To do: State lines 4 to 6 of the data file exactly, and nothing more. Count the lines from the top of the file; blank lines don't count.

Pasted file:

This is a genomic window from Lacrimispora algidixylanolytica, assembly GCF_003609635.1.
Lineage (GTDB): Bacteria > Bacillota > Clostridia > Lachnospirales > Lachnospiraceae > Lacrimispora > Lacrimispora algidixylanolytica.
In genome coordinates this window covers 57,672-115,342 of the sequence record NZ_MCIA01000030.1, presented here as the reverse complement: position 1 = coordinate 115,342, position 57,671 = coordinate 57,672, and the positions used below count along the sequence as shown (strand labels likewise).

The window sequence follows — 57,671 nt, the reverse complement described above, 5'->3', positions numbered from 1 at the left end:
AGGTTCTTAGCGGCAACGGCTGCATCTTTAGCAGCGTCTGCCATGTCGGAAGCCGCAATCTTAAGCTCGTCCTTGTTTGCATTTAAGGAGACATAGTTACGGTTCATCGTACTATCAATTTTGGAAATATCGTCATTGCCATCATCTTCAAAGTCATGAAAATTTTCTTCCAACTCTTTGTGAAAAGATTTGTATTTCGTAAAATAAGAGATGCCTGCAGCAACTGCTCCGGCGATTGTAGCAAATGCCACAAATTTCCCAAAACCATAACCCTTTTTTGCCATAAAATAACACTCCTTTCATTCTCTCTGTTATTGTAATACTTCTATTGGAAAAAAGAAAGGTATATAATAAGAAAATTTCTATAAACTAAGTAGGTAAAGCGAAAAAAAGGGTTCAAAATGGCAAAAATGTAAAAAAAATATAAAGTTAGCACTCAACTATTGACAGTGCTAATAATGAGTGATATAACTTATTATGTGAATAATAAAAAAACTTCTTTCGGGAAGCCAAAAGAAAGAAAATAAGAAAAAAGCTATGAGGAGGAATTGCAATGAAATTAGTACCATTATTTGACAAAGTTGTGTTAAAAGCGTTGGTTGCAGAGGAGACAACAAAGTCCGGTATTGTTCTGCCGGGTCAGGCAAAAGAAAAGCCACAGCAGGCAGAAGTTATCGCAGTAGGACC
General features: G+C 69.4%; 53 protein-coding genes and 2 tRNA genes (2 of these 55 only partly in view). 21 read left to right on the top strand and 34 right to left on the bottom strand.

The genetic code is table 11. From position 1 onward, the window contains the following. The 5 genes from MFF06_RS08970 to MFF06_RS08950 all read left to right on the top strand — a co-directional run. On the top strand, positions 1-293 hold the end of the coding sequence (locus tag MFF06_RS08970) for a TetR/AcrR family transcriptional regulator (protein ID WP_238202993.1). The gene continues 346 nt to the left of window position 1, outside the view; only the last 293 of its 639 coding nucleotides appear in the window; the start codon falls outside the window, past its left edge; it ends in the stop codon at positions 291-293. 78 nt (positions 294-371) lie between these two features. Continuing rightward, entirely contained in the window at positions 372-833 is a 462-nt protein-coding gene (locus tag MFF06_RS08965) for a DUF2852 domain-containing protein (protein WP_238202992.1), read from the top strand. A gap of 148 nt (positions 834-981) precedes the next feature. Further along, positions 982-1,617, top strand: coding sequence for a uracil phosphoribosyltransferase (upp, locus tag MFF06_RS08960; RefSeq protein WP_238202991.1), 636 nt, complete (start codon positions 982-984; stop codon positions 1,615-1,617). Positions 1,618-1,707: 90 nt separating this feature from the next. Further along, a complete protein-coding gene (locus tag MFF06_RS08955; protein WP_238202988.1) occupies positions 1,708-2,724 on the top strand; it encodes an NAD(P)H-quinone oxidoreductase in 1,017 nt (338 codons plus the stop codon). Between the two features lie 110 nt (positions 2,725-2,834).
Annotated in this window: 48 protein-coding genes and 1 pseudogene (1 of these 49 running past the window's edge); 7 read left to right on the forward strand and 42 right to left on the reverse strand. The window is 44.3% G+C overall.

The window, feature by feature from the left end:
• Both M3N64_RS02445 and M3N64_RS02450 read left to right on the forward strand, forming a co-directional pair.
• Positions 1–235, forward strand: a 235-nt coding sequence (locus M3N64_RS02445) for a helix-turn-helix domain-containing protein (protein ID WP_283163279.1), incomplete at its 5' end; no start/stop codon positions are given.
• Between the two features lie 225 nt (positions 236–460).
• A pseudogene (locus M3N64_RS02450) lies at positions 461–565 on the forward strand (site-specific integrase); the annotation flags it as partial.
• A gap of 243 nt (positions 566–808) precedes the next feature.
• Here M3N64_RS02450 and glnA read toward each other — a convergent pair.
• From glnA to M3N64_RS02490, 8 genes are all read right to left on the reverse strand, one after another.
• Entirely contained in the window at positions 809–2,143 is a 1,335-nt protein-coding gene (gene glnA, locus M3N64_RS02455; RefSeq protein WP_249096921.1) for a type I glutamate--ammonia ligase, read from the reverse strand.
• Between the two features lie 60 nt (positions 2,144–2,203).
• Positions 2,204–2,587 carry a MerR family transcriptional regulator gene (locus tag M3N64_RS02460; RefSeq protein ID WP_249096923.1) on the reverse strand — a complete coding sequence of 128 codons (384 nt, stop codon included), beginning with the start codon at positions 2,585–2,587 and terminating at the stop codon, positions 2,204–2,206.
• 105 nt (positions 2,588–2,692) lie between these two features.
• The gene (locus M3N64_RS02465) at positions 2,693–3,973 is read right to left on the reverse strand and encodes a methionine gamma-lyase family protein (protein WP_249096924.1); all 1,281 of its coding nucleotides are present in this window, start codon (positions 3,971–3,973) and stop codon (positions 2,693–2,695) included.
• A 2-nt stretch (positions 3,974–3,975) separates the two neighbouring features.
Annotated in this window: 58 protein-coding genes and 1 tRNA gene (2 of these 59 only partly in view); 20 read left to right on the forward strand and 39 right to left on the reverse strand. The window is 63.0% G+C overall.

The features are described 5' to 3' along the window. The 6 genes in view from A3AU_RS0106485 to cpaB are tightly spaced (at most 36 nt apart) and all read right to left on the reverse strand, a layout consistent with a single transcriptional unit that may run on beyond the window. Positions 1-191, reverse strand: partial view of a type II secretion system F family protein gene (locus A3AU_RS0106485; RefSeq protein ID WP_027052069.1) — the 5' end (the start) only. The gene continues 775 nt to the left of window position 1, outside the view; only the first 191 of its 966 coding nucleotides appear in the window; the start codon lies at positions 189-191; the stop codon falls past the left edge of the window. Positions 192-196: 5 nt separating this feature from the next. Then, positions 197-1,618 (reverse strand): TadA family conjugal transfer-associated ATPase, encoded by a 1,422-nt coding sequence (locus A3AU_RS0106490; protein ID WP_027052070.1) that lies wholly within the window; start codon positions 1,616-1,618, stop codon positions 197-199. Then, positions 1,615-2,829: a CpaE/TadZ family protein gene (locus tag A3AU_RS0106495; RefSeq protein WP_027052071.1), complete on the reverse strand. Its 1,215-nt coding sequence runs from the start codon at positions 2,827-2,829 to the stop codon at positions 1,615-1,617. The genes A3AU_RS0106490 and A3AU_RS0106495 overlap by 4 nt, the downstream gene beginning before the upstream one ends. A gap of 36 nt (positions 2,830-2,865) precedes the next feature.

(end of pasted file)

The window sequence follows — 57,671 nt, the reverse complement described above, 5'->3', positions numbered from 1 at the left end:
AGGTTCTTAGCGGCAACGGCTGCATCTTTAGCAGCGTCTGCCATGTCGGAAGCCGCAATCTTAAGCTCGTCCTTGTTTGCATTTAAGGAGACATAGTTACGGTTCATCGTACTATCAATTTTGGAAATATCGTCATTGCCATCATCTTCAAAGTCATGAAAATTTTCTTCCAACTCTTTGTGAAAAGATTTGTATTTCGTAAAATAAGAGATGCCTGCAGCAACTGCTCCGGCGATTGTAGCAAATGCCACAAATTTCCCAAAACCATAACCCTTTTTTGCCATAAAATAACACTCCTTTCATTCTCTCTGTTATTGTAATACTTCTATTGGAAAAAAGAAAGGTATATAATAAGAAAATTTCTATAAACTAAGTAGGTAAAGCGAAAAAAAGGGTTCAAAATGGCAAAAATGTAAAAAAAATATAAAGTTAGCACTCAACTATTGACAGTGCTAATAATGAGTGATATAACTTATTATGTGAATAATAAAAAAACTTCTTTCGGGAAGCCAAAAGAAAGAAAATAAGAAAAAAGCTATGAGGAGGAATTGCAATGAAATTAGTACCATTATTTGACAAAGTTGTGTTAAAAGCGTTGGTTGCAGAGGAGACAACAAAGTCCGGTATTGTTCTGCCGGGTCAGGCAAAAGAAAAGCCACAGCAGGCAGAAGTTATCGCAGTAGGACC
General features: G+C 69.4%; 53 protein-coding genes and 2 tRNA genes (2 of these 55 only partly in view). 21 read left to right on the top strand and 34 right to left on the bottom strand.